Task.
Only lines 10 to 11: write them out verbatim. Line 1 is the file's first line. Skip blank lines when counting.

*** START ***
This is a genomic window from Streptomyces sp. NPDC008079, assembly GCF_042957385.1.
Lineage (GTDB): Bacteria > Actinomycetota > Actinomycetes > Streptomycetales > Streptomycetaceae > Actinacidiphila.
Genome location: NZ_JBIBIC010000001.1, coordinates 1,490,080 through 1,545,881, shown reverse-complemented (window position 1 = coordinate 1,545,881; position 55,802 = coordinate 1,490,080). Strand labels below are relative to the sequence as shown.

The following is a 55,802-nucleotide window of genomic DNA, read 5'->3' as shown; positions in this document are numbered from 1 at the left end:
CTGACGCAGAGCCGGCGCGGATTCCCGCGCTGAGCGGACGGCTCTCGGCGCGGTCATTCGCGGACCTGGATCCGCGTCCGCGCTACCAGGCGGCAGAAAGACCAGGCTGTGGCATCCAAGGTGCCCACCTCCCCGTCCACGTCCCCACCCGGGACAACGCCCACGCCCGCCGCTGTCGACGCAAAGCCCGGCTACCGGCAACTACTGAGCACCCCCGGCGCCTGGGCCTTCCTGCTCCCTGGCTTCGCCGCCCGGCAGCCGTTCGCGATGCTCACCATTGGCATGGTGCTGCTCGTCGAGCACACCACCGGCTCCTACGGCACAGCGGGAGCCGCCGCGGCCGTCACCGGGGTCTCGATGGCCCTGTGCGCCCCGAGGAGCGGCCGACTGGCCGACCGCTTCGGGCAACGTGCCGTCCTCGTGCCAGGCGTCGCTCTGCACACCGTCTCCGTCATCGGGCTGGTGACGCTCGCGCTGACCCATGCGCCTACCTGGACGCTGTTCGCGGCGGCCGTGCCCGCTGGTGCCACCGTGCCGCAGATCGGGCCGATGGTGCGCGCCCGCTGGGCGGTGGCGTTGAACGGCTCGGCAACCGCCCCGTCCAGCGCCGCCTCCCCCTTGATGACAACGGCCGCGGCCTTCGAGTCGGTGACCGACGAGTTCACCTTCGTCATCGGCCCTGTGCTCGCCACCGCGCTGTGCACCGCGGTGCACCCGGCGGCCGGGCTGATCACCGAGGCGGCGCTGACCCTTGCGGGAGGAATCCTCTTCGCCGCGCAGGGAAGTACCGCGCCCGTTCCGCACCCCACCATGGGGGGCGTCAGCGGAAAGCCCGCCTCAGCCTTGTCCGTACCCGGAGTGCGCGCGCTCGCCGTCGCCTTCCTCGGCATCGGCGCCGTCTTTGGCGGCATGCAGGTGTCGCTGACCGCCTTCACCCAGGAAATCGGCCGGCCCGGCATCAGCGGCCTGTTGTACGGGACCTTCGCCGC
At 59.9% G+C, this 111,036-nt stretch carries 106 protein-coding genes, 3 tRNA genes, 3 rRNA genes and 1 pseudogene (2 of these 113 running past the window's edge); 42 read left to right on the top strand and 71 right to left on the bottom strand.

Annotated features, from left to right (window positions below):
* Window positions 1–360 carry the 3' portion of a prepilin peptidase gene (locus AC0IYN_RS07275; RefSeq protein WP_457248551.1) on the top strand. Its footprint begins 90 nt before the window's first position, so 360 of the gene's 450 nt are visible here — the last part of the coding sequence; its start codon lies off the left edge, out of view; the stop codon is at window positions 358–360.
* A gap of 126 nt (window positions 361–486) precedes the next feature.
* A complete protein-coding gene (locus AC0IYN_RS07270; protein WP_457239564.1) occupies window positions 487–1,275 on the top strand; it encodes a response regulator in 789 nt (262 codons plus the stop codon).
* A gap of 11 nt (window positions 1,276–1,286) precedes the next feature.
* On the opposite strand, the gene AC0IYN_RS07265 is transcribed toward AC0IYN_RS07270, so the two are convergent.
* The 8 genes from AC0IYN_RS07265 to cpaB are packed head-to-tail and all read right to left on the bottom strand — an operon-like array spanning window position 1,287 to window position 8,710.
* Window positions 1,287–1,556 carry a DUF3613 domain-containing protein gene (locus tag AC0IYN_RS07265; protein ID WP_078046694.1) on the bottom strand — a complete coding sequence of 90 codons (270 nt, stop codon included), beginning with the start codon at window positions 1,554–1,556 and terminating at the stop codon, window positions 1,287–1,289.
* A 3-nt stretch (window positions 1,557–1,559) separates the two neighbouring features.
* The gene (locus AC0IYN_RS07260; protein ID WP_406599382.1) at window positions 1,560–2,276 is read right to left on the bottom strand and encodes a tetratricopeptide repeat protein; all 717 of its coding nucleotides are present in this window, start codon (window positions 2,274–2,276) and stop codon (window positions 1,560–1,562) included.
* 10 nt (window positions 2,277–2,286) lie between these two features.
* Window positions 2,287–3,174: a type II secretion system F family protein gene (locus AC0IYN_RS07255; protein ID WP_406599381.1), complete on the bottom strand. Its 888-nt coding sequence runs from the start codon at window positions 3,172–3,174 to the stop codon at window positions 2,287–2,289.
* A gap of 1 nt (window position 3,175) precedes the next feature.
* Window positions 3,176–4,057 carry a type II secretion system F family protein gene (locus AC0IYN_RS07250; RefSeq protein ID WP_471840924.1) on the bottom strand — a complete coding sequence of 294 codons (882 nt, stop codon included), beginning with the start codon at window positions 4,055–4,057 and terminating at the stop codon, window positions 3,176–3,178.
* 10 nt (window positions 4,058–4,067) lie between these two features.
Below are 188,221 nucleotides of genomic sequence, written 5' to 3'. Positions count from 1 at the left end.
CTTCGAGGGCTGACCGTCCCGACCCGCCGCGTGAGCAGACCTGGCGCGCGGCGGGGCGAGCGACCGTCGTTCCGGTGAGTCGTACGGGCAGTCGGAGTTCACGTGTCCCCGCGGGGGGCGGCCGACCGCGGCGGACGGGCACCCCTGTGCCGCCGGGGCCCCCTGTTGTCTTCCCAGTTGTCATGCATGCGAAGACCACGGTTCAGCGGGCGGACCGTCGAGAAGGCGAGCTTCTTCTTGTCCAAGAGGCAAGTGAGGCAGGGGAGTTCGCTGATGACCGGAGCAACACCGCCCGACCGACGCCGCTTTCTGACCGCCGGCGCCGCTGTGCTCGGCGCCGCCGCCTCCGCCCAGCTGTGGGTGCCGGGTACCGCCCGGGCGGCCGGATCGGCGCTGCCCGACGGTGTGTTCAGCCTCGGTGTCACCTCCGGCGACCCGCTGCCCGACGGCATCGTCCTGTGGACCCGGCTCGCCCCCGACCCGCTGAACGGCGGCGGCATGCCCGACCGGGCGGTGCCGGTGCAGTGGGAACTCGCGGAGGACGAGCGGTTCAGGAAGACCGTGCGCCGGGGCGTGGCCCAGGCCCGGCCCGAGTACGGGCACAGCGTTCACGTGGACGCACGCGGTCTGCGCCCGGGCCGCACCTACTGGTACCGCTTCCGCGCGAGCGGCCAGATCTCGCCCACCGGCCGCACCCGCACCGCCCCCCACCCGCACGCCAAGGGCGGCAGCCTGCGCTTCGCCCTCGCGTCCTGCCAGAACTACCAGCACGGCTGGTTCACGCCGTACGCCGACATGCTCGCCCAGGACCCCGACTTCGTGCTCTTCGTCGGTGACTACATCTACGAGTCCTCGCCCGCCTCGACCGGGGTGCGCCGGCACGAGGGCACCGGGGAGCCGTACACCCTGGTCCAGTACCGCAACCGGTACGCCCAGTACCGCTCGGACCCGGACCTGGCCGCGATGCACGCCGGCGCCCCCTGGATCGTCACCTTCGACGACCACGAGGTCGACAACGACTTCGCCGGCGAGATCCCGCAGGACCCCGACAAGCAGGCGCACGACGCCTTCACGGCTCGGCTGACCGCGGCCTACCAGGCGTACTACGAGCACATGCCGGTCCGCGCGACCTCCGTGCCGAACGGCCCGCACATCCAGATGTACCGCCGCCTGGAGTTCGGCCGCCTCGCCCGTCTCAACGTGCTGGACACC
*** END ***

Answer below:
* A complete protein-coding gene (locus AC0IYN_RS07270; protein WP_457239564.1) occupies window positions 487–1,275 on the top strand; it encodes a response regulator in 789 nt (262 codons plus the stop codon).
* A gap of 11 nt (window positions 1,276–1,286) precedes the next feature.